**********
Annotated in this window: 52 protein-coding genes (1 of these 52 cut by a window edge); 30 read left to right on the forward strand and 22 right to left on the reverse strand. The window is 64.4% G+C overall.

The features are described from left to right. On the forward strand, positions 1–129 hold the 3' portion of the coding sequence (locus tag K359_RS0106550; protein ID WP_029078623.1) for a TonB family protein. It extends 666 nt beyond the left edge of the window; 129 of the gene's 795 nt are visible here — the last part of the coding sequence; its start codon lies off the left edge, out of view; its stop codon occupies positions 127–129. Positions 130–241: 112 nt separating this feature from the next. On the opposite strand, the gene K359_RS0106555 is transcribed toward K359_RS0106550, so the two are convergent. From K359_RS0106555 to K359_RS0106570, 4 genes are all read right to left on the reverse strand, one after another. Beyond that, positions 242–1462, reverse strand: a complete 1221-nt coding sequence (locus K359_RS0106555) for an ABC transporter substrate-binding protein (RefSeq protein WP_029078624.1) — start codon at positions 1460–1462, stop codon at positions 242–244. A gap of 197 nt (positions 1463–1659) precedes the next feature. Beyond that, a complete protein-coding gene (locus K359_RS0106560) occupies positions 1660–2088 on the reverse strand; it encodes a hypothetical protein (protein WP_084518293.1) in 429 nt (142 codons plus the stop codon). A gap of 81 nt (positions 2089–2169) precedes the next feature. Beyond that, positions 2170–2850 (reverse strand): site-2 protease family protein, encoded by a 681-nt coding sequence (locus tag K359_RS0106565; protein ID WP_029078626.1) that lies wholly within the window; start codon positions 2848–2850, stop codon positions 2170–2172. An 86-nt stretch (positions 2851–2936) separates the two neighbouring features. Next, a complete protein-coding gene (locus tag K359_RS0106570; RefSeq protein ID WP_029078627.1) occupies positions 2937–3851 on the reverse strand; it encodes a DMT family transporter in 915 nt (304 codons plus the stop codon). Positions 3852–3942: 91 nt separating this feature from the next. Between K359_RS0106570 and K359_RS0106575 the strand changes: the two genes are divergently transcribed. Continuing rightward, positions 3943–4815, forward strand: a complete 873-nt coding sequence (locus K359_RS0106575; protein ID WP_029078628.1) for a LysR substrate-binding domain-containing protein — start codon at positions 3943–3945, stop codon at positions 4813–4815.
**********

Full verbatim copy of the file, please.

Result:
Annotated in this window: 52 protein-coding genes (1 of these 52 cut by a window edge); 30 read left to right on the forward strand and 22 right to left on the reverse strand. The window is 64.4% G+C overall.

The features are described from left to right. On the forward strand, positions 1–129 hold the 3' portion of the coding sequence (locus tag K359_RS0106550; protein ID WP_029078623.1) for a TonB family protein. It extends 666 nt beyond the left edge of the window; 129 of the gene's 795 nt are visible here — the last part of the coding sequence; its start codon lies off the left edge, out of view; its stop codon occupies positions 127–129. Positions 130–241: 112 nt separating this feature from the next. On the opposite strand, the gene K359_RS0106555 is transcribed toward K359_RS0106550, so the two are convergent. From K359_RS0106555 to K359_RS0106570, 4 genes are all read right to left on the reverse strand, one after another. Beyond that, positions 242–1462, reverse strand: a complete 1221-nt coding sequence (locus K359_RS0106555) for an ABC transporter substrate-binding protein (RefSeq protein WP_029078624.1) — start codon at positions 1460–1462, stop codon at positions 242–244. A gap of 197 nt (positions 1463–1659) precedes the next feature. Beyond that, a complete protein-coding gene (locus K359_RS0106560) occupies positions 1660–2088 on the reverse strand; it encodes a hypothetical protein (protein WP_084518293.1) in 429 nt (142 codons plus the stop codon). A gap of 81 nt (positions 2089–2169) precedes the next feature. Beyond that, positions 2170–2850 (reverse strand): site-2 protease family protein, encoded by a 681-nt coding sequence (locus tag K359_RS0106565; protein ID WP_029078626.1) that lies wholly within the window; start codon positions 2848–2850, stop codon positions 2170–2172. An 86-nt stretch (positions 2851–2936) separates the two neighbouring features. Next, a complete protein-coding gene (locus tag K359_RS0106570; RefSeq protein ID WP_029078627.1) occupies positions 2937–3851 on the reverse strand; it encodes a DMT family transporter in 915 nt (304 codons plus the stop codon). Positions 3852–3942: 91 nt separating this feature from the next. Between K359_RS0106570 and K359_RS0106575 the strand changes: the two genes are divergently transcribed. Continuing rightward, positions 3943–4815, forward strand: a complete 873-nt coding sequence (locus K359_RS0106575; protein ID WP_029078628.1) for a LysR substrate-binding domain-containing protein — start codon at positions 3943–3945, stop codon at positions 4813–4815.